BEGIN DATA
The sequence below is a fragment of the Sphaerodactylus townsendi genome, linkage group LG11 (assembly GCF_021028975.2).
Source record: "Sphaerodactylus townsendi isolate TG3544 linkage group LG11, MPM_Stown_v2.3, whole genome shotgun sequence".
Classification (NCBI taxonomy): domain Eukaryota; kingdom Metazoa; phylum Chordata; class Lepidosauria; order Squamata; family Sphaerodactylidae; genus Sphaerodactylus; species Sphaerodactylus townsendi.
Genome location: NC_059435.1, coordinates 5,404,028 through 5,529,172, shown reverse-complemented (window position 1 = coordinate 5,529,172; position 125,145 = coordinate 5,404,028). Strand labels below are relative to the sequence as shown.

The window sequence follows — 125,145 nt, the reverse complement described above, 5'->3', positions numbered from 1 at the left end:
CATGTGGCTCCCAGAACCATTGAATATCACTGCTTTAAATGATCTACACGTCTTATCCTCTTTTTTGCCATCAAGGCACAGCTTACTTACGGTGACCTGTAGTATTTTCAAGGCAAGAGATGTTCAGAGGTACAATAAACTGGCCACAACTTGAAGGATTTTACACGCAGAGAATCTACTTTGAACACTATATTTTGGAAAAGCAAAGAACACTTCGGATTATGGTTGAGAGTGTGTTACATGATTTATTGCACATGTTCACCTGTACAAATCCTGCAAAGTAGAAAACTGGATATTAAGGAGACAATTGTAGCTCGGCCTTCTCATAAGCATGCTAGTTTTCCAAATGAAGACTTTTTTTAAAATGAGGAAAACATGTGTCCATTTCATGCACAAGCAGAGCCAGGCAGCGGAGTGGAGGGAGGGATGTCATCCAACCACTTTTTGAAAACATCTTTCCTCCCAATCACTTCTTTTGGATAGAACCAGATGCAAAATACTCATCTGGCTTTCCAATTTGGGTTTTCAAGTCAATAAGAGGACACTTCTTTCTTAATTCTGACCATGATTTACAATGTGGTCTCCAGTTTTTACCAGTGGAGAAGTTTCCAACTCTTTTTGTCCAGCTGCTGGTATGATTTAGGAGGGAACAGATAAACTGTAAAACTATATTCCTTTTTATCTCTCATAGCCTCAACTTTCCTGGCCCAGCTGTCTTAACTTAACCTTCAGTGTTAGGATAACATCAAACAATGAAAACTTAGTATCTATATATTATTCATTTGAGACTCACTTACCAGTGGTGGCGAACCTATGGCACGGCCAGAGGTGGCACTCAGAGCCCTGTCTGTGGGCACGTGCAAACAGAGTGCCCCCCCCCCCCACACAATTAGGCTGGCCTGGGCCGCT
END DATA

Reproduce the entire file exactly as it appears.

The sequence below is a fragment of the Sphaerodactylus townsendi genome, linkage group LG11 (assembly GCF_021028975.2).
Source record: "Sphaerodactylus townsendi isolate TG3544 linkage group LG11, MPM_Stown_v2.3, whole genome shotgun sequence".
Classification (NCBI taxonomy): domain Eukaryota; kingdom Metazoa; phylum Chordata; class Lepidosauria; order Squamata; family Sphaerodactylidae; genus Sphaerodactylus; species Sphaerodactylus townsendi.
Genome location: NC_059435.1, coordinates 5,404,028 through 5,529,172, shown reverse-complemented (window position 1 = coordinate 5,529,172; position 125,145 = coordinate 5,404,028). Strand labels below are relative to the sequence as shown.

The window sequence follows — 125,145 nt, the reverse complement described above, 5'->3', positions numbered from 1 at the left end:
CATGTGGCTCCCAGAACCATTGAATATCACTGCTTTAAATGATCTACACGTCTTATCCTCTTTTTTGCCATCAAGGCACAGCTTACTTACGGTGACCTGTAGTATTTTCAAGGCAAGAGATGTTCAGAGGTACAATAAACTGGCCACAACTTGAAGGATTTTACACGCAGAGAATCTACTTTGAACACTATATTTTGGAAAAGCAAAGAACACTTCGGATTATGGTTGAGAGTGTGTTACATGATTTATTGCACATGTTCACCTGTACAAATCCTGCAAAGTAGAAAACTGGATATTAAGGAGACAATTGTAGCTCGGCCTTCTCATAAGCATGCTAGTTTTCCAAATGAAGACTTTTTTTAAAATGAGGAAAACATGTGTCCATTTCATGCACAAGCAGAGCCAGGCAGCGGAGTGGAGGGAGGGATGTCATCCAACCACTTTTTGAAAACATCTTTCCTCCCAATCACTTCTTTTGGATAGAACCAGATGCAAAATACTCATCTGGCTTTCCAATTTGGGTTTTCAAGTCAATAAGAGGACACTTCTTTCTTAATTCTGACCATGATTTACAATGTGGTCTCCAGTTTTTACCAGTGGAGAAGTTTCCAACTCTTTTTGTCCAGCTGCTGGTATGATTTAGGAGGGAACAGATAAACTGTAAAACTATATTCCTTTTTATCTCTCATAGCCTCAACTTTCCTGGCCCAGCTGTCTTAACTTAACCTTCAGTGTTAGGATAACATCAAACAATGAAAACTTAGTATCTATATATTATTCATTTGAGACTCACTTACCAGTGGTGGCGAACCTATGGCACGGCCAGAGGTGGCACTCAGAGCCCTGTCTGTGGGCACGTGCAAACAGAGTGCCCCCCCCCCCCACACAATTAGGCTGGCCTGGGCCGCT